Wilfley Blog

Centrifugal Pumps and Variable Speed – Part 2

on November 12, 2013

Service is a Factor

In Part 1, we looked at a simple variable speed (frequency) driven (VFD) motor output chart contrasted with a centrifugal pump duty point. The primary lesson was matching the pump power demand with the motor capability at a given speed. In this entry, we’ll dig a little deeper into the motor side.

The rotational speed of an AC motor is dependent on the number of magnetic poles it was designed with (which is a fixed value such as 2, 4, 6, etc) and the electrical frequency (50 Hz, 60Hz, etc). The equation for determining synchronous speed is:

Wilfley Centrifugal Pumps Variable Speed

As you can see from the table below, there are significant speed gaps between the synchronous speeds. It may be desirable to run a centrifugal at its most efficient point between these speeds, even with a trimmed impeller.

Number of Poles Synchronous Speed at 60Hz Synchronous Speed at 50Hz
2 3,600 3,000
4 1,800 1,500
6 1,200 1,000
8 900 750
10 720 600

Therefore, in order to change the speed of the motor you must change the electrical frequency, which is fixed on the electrical grid. This is where VFDs come into play, as they take the fixed input frequency and permit a variable output frequency to the motor.

Three phase AC electric motors are nominally designed to be powered by a sine wave signal as shown below, as provided by the electrical grid (direct on-line connection):

Synchronous Speed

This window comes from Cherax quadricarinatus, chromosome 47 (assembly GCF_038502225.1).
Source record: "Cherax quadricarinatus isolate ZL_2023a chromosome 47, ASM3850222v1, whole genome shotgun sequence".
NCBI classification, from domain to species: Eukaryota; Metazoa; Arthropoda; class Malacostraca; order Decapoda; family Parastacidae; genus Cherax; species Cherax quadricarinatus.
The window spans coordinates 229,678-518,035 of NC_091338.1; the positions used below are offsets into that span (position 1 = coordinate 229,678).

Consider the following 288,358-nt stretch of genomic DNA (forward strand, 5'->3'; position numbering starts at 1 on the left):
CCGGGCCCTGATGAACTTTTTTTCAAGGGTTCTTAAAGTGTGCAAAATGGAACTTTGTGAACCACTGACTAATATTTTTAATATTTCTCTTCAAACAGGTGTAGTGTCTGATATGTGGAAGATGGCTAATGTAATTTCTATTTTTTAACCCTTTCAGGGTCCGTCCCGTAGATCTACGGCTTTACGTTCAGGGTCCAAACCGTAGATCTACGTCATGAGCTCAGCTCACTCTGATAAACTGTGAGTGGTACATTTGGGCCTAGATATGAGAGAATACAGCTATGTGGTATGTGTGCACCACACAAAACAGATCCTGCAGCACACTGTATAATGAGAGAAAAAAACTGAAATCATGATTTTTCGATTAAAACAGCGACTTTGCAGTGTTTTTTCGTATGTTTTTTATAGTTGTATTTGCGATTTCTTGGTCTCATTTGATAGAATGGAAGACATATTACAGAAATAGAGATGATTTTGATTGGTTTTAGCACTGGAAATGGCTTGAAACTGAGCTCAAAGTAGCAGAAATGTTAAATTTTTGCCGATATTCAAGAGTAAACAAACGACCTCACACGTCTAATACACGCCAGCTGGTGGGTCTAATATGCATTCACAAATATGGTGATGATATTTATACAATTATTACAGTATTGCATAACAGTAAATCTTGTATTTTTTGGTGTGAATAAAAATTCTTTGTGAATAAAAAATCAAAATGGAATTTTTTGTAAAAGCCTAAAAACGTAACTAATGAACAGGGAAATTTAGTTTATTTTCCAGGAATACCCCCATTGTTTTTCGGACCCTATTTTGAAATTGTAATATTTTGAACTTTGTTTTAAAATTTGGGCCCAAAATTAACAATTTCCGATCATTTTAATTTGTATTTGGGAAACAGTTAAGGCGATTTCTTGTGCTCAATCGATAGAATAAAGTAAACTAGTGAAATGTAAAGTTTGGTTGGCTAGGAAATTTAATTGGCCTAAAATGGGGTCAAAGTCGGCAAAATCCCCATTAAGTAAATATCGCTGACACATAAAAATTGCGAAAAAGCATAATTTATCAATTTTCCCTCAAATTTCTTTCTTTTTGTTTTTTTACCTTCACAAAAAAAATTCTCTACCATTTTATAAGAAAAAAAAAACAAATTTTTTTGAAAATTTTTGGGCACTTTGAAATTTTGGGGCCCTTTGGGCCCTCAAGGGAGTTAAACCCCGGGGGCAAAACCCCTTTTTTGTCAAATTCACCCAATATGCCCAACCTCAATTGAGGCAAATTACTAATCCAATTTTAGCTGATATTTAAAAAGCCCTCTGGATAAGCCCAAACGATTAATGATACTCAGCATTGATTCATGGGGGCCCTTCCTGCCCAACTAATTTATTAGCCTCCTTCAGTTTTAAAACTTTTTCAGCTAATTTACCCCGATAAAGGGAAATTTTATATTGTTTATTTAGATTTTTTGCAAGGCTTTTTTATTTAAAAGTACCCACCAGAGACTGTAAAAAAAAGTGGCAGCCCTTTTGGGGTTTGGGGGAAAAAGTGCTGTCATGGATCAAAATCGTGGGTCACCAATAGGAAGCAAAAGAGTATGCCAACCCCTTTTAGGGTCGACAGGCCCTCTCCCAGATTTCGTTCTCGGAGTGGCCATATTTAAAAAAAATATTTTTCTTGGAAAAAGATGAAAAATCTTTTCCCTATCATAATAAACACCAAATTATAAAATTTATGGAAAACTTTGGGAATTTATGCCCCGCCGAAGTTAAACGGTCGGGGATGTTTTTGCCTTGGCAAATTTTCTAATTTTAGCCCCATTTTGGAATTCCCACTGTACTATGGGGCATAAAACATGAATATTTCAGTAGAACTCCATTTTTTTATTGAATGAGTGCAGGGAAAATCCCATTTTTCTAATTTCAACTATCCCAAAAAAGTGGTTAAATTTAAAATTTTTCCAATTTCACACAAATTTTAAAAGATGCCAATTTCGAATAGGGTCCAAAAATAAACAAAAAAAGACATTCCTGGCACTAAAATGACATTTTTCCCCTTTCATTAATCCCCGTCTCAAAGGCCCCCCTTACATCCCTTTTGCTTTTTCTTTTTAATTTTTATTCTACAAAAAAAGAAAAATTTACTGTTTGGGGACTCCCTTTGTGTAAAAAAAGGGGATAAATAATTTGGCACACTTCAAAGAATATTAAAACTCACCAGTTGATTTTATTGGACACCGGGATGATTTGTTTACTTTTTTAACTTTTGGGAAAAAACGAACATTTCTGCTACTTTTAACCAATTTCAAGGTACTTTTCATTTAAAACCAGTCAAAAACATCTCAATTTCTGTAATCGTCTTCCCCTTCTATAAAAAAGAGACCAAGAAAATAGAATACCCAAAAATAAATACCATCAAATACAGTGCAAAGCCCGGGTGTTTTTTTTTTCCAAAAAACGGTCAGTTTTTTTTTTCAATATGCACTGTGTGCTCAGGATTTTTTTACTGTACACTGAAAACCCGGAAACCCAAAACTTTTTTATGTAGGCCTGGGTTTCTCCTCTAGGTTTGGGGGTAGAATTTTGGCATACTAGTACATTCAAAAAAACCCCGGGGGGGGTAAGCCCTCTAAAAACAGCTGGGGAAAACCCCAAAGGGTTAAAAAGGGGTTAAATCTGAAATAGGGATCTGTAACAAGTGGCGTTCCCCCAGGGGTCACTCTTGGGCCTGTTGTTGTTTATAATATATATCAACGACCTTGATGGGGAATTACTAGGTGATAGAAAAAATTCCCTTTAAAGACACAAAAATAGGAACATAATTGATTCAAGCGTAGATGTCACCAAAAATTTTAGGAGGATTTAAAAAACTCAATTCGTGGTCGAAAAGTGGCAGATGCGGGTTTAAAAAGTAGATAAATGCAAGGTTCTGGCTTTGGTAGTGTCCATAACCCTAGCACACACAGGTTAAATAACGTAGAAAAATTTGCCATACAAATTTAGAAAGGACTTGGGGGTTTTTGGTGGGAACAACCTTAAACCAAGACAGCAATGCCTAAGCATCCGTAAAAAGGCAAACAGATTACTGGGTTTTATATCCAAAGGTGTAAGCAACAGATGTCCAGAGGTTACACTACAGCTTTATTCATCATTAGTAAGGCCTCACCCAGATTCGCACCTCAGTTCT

Wilfley Centrifugal Pumps Variable Speed

Notice the harmonious and smooth nature of the pure sine wave from the grid. Modern microprocessor controlled VFDs unfortunately can not generate a natural sine wave. Instead, they typically rely on simulating a sine wave using Pulse Width Modulation (PWM), which looks like this:

Variable Speed

Wilfley Centrifugal Pumps Variable Speed

The resolution of the jagged steps in the simulated sine wave is a function of the resolution or PWM frequency setting. These relatively sudden voltage spikes and the resulting harmonics can break down the motor insulation and increase heat inside the motor.

NEMA motors are often nameplated with a service factor of 1.15, meaning that the motor can continuously supply 115% of rated power and operate within the stated temperature rise. Conversely, IEC motors are rated with no service factor. However, unless the nameplate explicitly indicates VFD rated, the stated values are based upon a natural sine wave.

When power is supplied from a VFD, the service factor is lost or decreased in order to maintain the nameplate temperature rise.

So when sizing a VFD for your centrifugal pump application, beware relying on the service factor. Also, don’t overlook elevation limits, belt losses and transient conditions.

Download this post (parts 1 & 2)

Troy ZellersCentrifugal Pumps and Variable Speed – Part 2